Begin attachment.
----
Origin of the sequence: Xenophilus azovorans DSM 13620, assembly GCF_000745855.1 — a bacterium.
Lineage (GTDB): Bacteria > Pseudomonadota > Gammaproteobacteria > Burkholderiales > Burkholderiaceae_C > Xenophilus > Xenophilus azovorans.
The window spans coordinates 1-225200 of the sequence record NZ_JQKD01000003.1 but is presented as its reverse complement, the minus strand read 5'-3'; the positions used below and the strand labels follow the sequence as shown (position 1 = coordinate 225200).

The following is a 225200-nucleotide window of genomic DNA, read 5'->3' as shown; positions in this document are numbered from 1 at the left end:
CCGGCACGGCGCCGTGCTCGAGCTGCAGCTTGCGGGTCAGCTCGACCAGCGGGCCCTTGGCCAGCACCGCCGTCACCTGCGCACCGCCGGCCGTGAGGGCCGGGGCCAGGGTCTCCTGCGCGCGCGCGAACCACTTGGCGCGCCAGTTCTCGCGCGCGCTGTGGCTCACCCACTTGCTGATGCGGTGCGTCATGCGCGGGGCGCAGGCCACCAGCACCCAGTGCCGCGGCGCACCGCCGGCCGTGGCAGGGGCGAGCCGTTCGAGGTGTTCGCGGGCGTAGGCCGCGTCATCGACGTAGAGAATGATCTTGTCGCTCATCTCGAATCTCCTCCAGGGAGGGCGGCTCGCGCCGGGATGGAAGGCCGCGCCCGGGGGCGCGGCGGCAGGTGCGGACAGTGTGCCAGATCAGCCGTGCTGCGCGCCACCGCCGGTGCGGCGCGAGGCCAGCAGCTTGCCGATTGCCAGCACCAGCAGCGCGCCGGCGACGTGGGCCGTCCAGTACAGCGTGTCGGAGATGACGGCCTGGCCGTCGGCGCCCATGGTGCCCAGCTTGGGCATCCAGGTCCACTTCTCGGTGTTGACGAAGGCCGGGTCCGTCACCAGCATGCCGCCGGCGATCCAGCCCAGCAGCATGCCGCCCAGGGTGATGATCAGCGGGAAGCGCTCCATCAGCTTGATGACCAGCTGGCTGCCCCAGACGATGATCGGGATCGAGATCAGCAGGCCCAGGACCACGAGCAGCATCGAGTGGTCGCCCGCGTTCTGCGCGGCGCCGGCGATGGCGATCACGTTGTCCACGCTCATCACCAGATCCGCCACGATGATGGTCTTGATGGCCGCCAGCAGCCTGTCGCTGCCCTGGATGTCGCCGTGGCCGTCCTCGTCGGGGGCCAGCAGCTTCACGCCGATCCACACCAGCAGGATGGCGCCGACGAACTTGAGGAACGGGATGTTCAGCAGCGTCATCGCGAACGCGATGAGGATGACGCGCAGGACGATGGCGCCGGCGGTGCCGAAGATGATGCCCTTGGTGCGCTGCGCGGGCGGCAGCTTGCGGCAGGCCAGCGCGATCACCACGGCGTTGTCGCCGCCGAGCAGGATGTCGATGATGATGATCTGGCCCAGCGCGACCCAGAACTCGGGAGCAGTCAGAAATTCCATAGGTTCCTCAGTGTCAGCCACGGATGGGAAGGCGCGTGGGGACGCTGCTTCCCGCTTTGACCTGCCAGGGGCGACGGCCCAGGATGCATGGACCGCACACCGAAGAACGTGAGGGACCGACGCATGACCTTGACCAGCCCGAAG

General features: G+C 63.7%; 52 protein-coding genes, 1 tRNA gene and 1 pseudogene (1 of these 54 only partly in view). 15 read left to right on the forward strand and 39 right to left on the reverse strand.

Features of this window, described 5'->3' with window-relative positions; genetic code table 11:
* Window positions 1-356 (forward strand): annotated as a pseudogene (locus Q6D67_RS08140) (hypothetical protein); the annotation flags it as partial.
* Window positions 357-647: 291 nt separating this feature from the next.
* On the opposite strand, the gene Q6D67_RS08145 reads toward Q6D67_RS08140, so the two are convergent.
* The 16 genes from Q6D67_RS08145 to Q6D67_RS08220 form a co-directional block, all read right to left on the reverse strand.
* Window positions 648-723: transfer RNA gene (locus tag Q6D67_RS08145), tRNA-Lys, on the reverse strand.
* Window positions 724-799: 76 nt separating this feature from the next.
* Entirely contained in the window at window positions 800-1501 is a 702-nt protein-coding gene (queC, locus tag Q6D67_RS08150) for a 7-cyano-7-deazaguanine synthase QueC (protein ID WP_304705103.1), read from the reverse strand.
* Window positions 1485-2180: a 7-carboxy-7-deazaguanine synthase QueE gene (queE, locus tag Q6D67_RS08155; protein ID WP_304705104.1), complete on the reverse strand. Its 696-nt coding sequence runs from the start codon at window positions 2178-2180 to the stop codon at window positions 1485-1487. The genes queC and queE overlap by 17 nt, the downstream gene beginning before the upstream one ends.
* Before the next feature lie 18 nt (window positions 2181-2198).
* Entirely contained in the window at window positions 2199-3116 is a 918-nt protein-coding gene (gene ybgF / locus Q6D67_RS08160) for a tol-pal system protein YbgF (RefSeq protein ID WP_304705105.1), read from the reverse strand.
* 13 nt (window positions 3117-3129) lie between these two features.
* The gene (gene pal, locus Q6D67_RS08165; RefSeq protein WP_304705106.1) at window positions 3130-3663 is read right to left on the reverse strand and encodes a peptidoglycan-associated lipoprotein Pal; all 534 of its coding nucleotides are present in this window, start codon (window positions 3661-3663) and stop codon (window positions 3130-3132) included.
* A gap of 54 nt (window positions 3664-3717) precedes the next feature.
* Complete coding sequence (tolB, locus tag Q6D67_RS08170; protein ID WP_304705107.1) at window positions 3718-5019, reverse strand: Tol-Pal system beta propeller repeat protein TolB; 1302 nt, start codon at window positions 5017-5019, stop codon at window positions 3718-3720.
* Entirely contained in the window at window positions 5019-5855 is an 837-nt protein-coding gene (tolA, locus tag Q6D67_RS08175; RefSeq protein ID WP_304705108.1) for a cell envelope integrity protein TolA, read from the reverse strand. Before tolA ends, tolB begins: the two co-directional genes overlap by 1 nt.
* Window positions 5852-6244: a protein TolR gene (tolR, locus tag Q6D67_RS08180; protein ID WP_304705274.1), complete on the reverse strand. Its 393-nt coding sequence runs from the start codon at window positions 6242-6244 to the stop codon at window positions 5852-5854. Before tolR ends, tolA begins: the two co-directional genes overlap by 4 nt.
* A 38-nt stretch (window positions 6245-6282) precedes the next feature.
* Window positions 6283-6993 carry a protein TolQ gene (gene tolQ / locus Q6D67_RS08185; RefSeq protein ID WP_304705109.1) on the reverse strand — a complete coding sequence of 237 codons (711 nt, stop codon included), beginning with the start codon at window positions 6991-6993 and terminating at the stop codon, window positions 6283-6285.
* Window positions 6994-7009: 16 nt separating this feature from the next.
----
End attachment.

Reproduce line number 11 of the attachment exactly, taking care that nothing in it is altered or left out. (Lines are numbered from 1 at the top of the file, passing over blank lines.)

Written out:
* The 16 genes from Q6D67_RS08145 to Q6D67_RS08220 form a co-directional block, all read right to left on the reverse strand.